It was late in life when Joan Simpson read Alex Wilcox’ book Rock Paintings of the Drakensburg, and was inspired to take up rock art photography as a hobby.
She enjoyed walking, hiking and hunting for possible rock art sites. Her journals note how she became so invested in recording rock art, she speaks of deriving “enormous pleasure from searching for paintings and recording them, and identifying the kind of animals depicted, the weapons and dress of the people”.
However the aspect of rock art that Simpson found most compelling was its artistic merit. In a journal entry she states: “…for me, overshadowing everything else, is the enormous pleasure in the artistic merits of the paintings themselves… colour … shading … perspective … the skill needed to draw a beautiful eland… when the only implements an artist had were fashioned by himself… the sense of movement, … of pattern, The grouping, the story, sometimes the humour which a panel may tell. All these things enthralled me.”
Simpson was enthusiastic in her work, making accurate notes on the slides themselves, measuring individual figures, noting site names and dates when taken. Her dedication to her hobby is evident in her investment in photographic equipment, which included: a camera, tripod, light meter, flash, rings, extra film, a notebook and a foot-rule. She would give illustrated lectures and was attempting to write a book on the subject.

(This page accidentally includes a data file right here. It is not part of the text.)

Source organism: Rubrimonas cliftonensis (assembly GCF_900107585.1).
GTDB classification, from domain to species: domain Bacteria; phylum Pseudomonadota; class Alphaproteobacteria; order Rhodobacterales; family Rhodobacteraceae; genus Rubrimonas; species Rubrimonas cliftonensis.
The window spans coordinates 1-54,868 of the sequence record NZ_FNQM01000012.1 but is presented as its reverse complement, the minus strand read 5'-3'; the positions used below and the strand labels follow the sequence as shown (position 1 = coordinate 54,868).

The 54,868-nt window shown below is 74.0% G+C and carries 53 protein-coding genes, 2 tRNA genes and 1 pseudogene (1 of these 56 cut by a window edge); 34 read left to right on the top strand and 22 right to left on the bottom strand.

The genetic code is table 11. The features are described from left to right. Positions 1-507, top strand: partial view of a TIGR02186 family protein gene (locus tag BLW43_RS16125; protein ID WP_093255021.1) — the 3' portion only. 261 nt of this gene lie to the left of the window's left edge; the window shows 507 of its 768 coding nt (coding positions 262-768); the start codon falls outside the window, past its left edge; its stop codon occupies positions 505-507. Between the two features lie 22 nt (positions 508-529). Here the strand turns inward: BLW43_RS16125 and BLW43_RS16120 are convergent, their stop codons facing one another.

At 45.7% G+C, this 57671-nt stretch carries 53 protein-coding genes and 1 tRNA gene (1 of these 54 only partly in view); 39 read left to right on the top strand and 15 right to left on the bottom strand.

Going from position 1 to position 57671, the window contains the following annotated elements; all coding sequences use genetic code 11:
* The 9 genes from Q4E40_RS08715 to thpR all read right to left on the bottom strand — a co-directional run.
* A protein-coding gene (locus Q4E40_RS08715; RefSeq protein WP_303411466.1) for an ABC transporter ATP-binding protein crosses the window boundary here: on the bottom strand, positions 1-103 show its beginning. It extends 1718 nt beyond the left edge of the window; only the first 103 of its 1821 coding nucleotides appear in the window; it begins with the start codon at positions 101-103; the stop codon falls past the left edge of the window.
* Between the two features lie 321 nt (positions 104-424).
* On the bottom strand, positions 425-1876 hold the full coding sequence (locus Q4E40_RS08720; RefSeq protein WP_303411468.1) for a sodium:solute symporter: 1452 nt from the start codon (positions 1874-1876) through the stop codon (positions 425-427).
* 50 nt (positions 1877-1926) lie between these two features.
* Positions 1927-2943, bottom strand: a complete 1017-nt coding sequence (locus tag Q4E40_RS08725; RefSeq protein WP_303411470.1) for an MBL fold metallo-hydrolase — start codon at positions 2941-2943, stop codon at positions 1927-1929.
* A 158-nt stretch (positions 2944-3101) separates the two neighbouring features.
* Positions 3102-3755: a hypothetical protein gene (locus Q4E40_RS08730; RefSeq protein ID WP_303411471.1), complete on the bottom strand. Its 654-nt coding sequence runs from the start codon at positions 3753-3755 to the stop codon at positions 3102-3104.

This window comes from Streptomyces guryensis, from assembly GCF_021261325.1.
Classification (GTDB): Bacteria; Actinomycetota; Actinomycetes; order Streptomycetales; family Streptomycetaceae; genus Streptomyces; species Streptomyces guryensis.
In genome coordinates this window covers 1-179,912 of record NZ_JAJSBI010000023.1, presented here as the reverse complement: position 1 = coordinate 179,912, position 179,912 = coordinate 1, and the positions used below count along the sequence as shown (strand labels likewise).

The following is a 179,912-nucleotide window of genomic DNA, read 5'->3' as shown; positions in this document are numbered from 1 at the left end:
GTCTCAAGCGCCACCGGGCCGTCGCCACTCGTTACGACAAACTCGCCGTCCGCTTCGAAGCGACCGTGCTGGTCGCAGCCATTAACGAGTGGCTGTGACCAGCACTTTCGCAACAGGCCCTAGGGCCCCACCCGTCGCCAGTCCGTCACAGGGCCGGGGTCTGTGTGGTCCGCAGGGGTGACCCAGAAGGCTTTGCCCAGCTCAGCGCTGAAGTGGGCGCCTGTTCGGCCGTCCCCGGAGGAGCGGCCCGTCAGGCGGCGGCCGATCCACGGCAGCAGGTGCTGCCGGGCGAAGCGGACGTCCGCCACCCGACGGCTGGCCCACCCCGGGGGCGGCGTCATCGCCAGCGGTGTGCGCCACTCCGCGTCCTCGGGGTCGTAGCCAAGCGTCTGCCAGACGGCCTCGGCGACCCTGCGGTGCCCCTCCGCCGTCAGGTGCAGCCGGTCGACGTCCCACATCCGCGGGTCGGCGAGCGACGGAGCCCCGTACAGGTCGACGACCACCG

Living in Harrismith, Free State, Simpson had access to much of the rock art in that province, as a result, her most sizeable collection of slides is representative of many sites in the Free State. Simpson later moved to Natal and recorded a significant number of sites in this area.
Her Collection also includes some images from Zimbabwe and Spain. In 1981, after her death, Simpson’s slides, notes and books were given to the Natal Museum Archaeology department as per her will. A decade later the Natal Museum took the decision to give Simpson’s Free State slides to the National Museum in Bloemfontein to be included in their archive.
Simpson began photographing rock art in the early 1960’s and continued to do so into her old age in the 1970’s. Her slides therefore hold great value as archival resources and as indicators of weathering and deterioration of the rock art recorded.